* Show the profile for the given user.
     *
     * @param  int  $id
     * @return Response
     */
    public function showProfile($id)
    {
        $user = Cache::get('user:'.$id);

        return view('profile', ['user' => $user]);
    }
}

Notice that near the top of the file we are "importing" the Cache facade. This facade serves as a proxy to accessing the underlying implementation of the Illuminate\Contracts\Cache\Factory interface. Any calls we make using the facade will be passed to the underlying instance of Laravel's cache service.

If we look at that Illuminate\Support\Facades\Cache class, you'll see that there is no static method get:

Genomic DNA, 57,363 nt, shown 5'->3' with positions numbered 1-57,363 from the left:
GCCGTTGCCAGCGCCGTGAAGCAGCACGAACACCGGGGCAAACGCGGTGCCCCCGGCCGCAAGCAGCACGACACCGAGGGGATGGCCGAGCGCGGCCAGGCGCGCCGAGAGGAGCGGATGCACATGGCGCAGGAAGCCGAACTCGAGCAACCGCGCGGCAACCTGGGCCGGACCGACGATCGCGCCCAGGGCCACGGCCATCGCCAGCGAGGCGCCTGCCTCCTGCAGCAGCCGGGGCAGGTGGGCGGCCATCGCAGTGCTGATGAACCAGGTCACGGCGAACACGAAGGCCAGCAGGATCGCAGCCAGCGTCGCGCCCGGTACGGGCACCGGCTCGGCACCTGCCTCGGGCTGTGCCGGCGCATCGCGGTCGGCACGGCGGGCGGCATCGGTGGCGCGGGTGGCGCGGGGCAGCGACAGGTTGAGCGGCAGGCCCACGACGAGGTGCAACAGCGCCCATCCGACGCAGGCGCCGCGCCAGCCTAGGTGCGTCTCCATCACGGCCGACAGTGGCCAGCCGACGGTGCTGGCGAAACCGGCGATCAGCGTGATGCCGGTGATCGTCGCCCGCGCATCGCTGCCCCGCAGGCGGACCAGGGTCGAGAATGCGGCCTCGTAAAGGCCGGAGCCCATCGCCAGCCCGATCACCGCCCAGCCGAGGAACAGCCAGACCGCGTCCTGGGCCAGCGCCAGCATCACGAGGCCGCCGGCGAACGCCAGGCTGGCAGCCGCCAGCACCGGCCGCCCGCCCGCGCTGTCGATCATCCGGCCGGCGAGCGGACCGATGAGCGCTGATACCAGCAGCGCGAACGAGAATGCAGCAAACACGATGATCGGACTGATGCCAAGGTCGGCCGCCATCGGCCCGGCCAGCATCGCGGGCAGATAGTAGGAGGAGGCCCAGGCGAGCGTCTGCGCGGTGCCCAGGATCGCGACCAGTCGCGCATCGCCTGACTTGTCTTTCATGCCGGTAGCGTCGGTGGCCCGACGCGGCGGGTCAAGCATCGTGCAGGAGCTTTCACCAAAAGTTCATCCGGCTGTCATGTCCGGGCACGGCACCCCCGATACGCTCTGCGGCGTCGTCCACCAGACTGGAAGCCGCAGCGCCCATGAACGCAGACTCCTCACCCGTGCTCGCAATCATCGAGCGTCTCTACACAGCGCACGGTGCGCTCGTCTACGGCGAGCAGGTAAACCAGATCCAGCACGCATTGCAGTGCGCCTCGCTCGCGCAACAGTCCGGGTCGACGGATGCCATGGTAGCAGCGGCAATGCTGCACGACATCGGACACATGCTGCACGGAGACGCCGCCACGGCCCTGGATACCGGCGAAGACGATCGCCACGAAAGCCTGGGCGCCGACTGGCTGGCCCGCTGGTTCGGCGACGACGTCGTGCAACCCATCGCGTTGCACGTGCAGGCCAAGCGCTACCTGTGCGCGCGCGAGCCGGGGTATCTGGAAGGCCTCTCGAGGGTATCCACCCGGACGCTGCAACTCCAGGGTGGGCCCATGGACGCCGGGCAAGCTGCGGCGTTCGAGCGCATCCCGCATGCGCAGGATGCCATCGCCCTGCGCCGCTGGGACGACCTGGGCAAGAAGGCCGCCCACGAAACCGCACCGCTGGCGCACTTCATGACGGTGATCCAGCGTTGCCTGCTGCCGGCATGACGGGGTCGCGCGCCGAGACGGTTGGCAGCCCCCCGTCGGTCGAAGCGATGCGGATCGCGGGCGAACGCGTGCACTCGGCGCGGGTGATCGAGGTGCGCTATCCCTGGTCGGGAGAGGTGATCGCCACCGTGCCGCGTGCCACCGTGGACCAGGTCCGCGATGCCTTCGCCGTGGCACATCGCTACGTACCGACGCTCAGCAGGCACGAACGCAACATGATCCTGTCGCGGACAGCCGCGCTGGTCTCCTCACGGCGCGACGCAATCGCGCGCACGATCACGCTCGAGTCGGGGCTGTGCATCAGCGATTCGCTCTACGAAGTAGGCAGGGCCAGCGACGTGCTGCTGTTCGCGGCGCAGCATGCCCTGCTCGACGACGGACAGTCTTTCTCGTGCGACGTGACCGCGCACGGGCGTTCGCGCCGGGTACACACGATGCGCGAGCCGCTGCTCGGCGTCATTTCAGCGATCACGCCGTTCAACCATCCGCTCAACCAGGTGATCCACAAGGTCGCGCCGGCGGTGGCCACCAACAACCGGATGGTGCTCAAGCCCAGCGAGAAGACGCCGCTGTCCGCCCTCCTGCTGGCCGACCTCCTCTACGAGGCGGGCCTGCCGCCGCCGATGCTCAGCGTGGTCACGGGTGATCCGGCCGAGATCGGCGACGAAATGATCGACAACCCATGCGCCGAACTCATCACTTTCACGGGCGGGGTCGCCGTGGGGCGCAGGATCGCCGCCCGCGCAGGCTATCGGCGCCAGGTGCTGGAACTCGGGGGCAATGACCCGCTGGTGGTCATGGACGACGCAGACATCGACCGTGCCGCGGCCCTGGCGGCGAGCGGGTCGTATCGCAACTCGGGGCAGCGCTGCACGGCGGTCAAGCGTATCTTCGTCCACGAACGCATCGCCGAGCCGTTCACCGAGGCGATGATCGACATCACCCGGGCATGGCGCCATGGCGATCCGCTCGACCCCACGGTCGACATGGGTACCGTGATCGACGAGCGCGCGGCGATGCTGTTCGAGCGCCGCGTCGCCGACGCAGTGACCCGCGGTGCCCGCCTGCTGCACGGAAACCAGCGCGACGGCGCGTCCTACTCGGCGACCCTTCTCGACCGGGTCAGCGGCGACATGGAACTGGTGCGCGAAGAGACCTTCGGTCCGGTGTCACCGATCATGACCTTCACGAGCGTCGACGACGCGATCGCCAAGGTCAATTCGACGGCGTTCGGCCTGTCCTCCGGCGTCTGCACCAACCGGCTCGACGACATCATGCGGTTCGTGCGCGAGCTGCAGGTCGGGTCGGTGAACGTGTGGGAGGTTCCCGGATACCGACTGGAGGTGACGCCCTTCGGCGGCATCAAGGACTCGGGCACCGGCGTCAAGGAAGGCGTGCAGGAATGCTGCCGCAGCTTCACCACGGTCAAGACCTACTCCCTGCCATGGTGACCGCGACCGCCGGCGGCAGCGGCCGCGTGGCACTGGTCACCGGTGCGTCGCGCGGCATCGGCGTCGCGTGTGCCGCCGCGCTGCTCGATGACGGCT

class Cache extends Facade
{
    /**
     * Get the registered name of the component.
     *
     * @return string
     */
    protected static function getFacadeAccessor() { return 'cache'; }
}

Instead, the Cache facade extends the base Facade class and defines the method getFacadeAccessor(). This method's job is to return the name of a service container binding. When a user references any static method on the Cache facade, Laravel resolves the cache binding from the service container and runs the requested method (in this case, get) against that object.

Facade Class Reference

Below you will find every facade and its underlying class. This is a useful tool for quickly digging into the API documentation for a given facade root. The service container binding key is also included where applicable.

Facade Class Service Container Binding
App Illuminate\Foundation\Application app
Artisan Illuminate\Contracts\Console\Kernel artisan
Auth Illuminate\Auth\AuthManager auth